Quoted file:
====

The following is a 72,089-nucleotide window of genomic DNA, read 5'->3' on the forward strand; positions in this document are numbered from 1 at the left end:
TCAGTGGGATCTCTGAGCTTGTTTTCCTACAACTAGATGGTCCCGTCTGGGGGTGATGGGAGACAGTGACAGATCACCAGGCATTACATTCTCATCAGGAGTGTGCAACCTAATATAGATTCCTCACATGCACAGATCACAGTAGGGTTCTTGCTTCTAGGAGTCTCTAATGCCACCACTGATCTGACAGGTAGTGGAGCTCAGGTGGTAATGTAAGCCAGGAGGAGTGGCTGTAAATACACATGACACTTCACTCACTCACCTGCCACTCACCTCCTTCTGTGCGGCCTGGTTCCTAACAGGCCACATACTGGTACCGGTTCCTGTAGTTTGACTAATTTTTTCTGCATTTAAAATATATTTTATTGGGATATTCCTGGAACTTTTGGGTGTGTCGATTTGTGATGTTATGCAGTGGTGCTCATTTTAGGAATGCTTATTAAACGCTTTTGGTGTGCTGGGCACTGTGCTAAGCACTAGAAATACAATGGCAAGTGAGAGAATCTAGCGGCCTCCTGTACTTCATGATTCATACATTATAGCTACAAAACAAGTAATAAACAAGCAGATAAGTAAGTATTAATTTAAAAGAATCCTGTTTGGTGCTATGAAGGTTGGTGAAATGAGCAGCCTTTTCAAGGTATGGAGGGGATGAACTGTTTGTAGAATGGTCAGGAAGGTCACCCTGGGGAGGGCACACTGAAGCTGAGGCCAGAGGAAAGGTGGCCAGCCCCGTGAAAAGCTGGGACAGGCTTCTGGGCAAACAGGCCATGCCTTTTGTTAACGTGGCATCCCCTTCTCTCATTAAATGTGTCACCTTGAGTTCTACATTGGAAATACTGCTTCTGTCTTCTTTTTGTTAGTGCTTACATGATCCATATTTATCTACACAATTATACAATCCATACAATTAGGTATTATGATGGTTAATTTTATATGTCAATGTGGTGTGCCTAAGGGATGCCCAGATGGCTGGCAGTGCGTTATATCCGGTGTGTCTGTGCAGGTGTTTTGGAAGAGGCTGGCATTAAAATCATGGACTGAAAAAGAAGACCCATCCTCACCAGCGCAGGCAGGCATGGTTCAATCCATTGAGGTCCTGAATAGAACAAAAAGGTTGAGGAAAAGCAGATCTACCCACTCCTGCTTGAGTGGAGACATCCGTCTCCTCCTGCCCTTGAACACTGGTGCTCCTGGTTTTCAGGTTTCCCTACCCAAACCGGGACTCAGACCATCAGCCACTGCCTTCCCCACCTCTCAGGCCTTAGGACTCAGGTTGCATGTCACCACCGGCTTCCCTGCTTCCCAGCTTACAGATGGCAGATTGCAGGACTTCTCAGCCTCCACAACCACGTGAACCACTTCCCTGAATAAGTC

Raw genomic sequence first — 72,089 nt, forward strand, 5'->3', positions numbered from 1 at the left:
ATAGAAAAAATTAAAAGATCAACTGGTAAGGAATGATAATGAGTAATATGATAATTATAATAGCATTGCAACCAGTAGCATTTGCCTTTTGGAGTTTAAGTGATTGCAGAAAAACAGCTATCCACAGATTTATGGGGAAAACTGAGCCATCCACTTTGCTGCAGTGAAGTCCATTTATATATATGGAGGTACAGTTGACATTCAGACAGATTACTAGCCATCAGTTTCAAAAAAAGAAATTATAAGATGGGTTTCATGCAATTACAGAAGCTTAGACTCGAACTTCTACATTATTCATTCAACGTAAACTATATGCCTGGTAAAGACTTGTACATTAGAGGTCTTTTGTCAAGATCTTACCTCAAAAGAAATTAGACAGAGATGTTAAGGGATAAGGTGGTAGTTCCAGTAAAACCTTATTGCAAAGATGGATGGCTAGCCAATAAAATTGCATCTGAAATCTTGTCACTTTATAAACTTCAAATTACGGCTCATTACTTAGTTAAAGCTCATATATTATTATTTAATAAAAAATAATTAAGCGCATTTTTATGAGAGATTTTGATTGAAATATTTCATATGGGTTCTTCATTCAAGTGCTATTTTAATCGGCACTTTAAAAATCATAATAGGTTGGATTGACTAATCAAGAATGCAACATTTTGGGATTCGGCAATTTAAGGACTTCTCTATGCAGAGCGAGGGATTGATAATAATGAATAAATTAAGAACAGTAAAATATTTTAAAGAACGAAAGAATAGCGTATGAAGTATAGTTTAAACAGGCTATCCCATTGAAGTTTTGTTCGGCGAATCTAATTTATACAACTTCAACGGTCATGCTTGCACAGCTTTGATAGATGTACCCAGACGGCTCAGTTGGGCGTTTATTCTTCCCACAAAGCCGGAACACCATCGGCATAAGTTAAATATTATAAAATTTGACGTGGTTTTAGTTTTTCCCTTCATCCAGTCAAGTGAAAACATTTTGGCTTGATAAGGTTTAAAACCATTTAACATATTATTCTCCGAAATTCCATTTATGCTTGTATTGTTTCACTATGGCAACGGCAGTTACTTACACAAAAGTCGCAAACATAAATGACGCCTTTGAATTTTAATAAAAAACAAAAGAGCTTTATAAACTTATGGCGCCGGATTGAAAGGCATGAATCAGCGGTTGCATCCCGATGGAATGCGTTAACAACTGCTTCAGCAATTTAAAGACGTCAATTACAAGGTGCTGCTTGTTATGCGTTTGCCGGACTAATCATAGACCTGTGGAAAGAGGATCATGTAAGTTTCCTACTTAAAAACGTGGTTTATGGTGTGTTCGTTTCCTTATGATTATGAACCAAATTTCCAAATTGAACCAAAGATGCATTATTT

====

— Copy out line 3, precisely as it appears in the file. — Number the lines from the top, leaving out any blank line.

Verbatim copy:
Raw genomic sequence first — 72,089 nt, forward strand, 5'->3', positions numbered from 1 at the left: